The World’s Greatest Travel Scams & How To Avoid Them

First Written for FreeB&B, July 2017

So-called ‘Travel Scams’ have been a favourite conversation amongst travelers for as long as we can remember. From budget-conscious backpackers, to cash-rich tourists, everyone seems to have their own story of how they were once duped out of their hard-earned cash whilst exploring foreign lands. And I’m not simply talking about paying too much for that stuffed elephant toy in Thailand last summer. Oh no. Overcharging tourists is par for the course in most major tourist destinations and, in my opinion, does not in itself constitute a ‘scam’. There are professionals out there who make a living from duping unsuspecting travelers. That said, there are certain things you can do to keep yourself closer to your cash, and not end your trip feeling you’ve been milked of all your cash…

“Tuk-Tuk, Sir?”

One notable exception to my thoughts on overcharging, however, are taxis. These guys often work together to target vulnerable tourists who look lost or may be new in town which, in my mind, puts them firmly in the ‘scam’ category. Stories of visitors being charged more than 10 times the ‘local’ fare are by no means uncommon, and it can make arriving at a new destination both expensive and stressful. Whilst it may be almost impossible to know the ‘right price’ of that souvenir on the market, there are things you can do to protect yourself from the taxi-vultures that blight many of the world’s great cities:

  1. Research, research, research! How far is it to your destination? Who are the main taxi companies in town? How do you recognise one and flag it down? Be careful though – unlicensed drivers are known to impersonate reputable companies!
  2. If your taxi is equipped with a meter, which the driver is using, then great! Just be aware that it may have been tampered with and run much faster than is should…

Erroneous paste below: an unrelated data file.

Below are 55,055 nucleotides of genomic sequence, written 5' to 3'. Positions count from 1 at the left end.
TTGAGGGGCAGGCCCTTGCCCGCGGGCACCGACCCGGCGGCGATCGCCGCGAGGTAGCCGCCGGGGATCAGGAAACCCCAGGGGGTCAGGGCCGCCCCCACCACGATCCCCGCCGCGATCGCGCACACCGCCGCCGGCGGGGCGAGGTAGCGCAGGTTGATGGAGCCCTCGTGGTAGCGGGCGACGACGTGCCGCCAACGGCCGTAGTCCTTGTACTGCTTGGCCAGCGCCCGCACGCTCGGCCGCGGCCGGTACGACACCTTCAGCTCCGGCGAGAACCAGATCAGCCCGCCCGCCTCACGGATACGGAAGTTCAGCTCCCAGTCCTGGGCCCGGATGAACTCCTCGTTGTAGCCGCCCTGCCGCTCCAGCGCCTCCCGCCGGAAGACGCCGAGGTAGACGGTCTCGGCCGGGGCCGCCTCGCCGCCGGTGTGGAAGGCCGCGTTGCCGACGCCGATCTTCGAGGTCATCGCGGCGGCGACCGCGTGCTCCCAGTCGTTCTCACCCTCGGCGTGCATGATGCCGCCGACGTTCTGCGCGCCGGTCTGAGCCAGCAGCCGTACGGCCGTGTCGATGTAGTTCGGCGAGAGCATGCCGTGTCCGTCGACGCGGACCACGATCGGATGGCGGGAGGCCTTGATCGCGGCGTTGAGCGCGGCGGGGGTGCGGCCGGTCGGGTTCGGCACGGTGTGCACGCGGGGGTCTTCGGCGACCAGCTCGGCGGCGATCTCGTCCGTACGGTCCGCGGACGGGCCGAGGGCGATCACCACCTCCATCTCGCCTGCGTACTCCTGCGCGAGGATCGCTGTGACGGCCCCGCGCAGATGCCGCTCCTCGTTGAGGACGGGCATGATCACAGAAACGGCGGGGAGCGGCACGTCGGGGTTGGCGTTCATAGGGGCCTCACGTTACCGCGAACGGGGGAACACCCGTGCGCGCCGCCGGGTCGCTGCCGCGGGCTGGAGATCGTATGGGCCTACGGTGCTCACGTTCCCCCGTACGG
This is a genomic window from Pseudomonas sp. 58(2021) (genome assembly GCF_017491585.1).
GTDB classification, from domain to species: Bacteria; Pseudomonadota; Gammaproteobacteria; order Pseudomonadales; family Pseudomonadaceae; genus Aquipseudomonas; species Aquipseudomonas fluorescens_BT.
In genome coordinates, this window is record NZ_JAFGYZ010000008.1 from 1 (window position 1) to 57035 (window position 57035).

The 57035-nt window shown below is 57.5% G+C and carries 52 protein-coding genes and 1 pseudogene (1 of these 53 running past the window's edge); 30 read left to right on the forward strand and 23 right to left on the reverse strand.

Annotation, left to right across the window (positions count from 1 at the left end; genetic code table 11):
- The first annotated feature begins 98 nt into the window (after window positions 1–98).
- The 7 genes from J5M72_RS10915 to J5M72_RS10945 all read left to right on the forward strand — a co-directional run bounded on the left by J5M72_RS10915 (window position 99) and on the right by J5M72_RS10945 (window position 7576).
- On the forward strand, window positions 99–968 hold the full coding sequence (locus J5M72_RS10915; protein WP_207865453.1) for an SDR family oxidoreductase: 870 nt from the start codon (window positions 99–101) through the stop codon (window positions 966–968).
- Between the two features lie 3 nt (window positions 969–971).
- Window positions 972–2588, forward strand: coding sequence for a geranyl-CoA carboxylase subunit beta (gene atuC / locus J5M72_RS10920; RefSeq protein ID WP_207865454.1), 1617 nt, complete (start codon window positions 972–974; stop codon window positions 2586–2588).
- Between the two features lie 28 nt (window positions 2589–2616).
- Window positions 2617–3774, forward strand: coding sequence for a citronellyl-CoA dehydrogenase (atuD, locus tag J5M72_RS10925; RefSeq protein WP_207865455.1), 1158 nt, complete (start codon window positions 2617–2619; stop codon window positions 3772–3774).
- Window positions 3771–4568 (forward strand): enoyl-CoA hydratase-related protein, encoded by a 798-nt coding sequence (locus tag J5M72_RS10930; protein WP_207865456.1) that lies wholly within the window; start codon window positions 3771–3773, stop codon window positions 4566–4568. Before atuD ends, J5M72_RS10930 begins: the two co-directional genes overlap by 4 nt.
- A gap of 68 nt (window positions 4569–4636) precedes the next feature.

3. Use your smartphone to book a car through a trusted app. Uber and Grab can be found all over the world, whilst local providers such as Mai Linh in Vietnam and Kangaroo Cabs in Sri Lanka can all be hailed from your smartphone.
  4. Talk to a local! Find out which taxis are safest and best value for money, and don’t be afraid to ask what a fair price should be to your destination – You’ll be amazed how helpful people can be to the lost

TS1

The Scooter Scam

So, you’ve just stepped off the ferry on that paradise island. It’s 35 degrees, the skies are blue and the mood is high. And standing there is your new best friend, with a fleet of scooters available to hire for you to explore the island freestyle, and his prices are simply too good to refuse. He takes you to his shop and you hand over a modest amount of cash in return for your very own two-wheels. Paperwork? Don’t worry my friend, I trust you! Deposit? No! Just leave me your passport for security and you’ll get it back when you return the bike…

And then the inevitable happens. You bring your wheels back after a great couple of days and your best friend suddenly isn’t so friendly, and he’s spotted some ‘new damage’ on your bike. It’s going to cost you several hundred dollars to repair, and you won’t be seeing your passport until you cough up the cash. Checkmate.

  1. Never, never, never leave your passport as a deposit. For anything. Ever.
  2. Only hire equipment from large, reputable companies or better yet, hotels and backpacker’s hostels. These guys can’t risk the bad reputation and a usually more interested in making an honest income from their guests.